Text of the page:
The Russians are Coming

To judge the future by recent events, one might think that by 2010 U.S. tourists will be flying to orbital U.S. hotels on U.S. spacecraft, while at the same time the Bush administration initiative to return humans to the moon will be charging forward at warp speed toward a 2015 return.

Think again. The future of space in the next decade could just as easily be dominated by a resurgent Russian space industry, innovative and efficient, with the ability to provide quality service to its customers at a low cost.
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Cooperation’s Failure at ISS

The recent Russian decision to cease transporting U.S. astronauts to the International Space Station after 2005 highlights two harsh realities few Americans have been willing to face: the Clinton administration did not plan well in building the ISS and the new Bush space exploration initiative has compounded the problem.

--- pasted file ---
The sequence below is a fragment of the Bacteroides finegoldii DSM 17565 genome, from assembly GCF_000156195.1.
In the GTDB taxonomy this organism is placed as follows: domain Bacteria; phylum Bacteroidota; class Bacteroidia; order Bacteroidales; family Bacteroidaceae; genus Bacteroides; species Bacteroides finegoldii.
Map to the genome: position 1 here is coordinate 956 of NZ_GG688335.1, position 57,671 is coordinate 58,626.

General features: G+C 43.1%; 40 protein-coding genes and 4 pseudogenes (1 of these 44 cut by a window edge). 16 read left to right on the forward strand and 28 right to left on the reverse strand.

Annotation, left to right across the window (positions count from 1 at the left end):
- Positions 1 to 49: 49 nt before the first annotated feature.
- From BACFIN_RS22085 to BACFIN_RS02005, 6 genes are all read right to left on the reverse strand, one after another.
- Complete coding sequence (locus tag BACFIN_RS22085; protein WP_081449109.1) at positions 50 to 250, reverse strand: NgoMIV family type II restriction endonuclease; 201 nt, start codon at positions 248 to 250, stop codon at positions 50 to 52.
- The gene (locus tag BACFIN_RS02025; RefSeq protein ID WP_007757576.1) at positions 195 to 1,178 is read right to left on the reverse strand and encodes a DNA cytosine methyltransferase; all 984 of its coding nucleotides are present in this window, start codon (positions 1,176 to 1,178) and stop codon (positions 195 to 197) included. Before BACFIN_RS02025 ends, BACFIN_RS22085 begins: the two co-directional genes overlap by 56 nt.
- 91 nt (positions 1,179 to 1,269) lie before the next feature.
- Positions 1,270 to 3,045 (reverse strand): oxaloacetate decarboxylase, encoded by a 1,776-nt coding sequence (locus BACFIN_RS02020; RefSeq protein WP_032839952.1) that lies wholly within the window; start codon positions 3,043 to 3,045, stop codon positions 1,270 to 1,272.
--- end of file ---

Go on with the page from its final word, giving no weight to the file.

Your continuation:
Together, they put U.S. access to its own space station in serious jeopardy and threaten to damage American-Russian relations, perhaps severely.
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The Outlook for 2005

The wheels of human space exploration might turn very slowly, but all signs indicate they are beginning to turn faster and – if all goes well -finally might reach escape velocity in 2005.

Without a doubt, the future remains cloudy for a number of NASA issues. Until a new NASA administrator is chosen, for example, there is no way to predict what will happen to the Hubble Space Telescope.
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Bush 43 vs. Bush 41 in Space

January 14 will mark one year since President George W. Bush stood before a packed audience at NASA headquarters in Washington and announced, to great fanfare, a new American space initiative.

What few have noticed or recognized since then is how the response to that proposal in the past year has illustrated a complete and fundamental change in the nature of the space exploration debate.
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